The vital point necessary to understanding the TWENTY-SEVENTH VERSE is summed up in an old adage which says “any text out of context is pretext.” The TWENTY-EIGHTH VERSE has become a battleground in recent days. The words of the verse have frequently been wrestled from their context to make a political or ideological statement by various groups who appear intent on promoting their own particular agenda. If we will grasp the meaning of the verse as the Apostle intended it to be understood, we must understand it in the context in which it is found. Paul is arguing for the unity of the Faith, a unity that is pictured through the fact that each individual member of the Body will have clothed himself or herself with Christ. In the Apostolic view, there is to be unqualified submission to Christ as Lord within the Body of Christ. There is to be absolute reliance upon Christ as Saviour within the Body of Christ. To deny either of these truths is to deny that He has set us free.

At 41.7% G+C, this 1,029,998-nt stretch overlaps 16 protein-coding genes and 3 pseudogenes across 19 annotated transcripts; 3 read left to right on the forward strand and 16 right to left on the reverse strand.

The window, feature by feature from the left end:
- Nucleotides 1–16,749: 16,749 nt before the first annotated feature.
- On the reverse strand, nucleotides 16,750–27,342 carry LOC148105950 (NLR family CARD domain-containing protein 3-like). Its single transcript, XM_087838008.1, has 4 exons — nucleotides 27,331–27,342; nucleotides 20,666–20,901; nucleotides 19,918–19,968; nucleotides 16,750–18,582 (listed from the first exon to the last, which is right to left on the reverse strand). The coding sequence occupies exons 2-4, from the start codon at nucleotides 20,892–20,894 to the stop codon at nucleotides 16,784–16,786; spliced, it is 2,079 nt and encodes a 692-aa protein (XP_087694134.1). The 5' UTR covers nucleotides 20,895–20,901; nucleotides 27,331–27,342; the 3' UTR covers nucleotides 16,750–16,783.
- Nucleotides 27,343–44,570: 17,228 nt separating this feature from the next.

The word baptízo means “to dip” or “to immerse.” A closely related word bápto means “to dip” or “to dye.” As part of the metaphor embraced by clothing oneself with Christ, Paul may well have regarded baptism as analogous to the dyeing of clothing. As one commentator puts the issue:
"When a person is dipped in the bath of baptism, he comes out a changed man: his former colour disappears, he comes out the colour of Christ. Whether the person before dipping was a Jew or a Gentile, a slave or a free man, a man or a woman, no longer matters."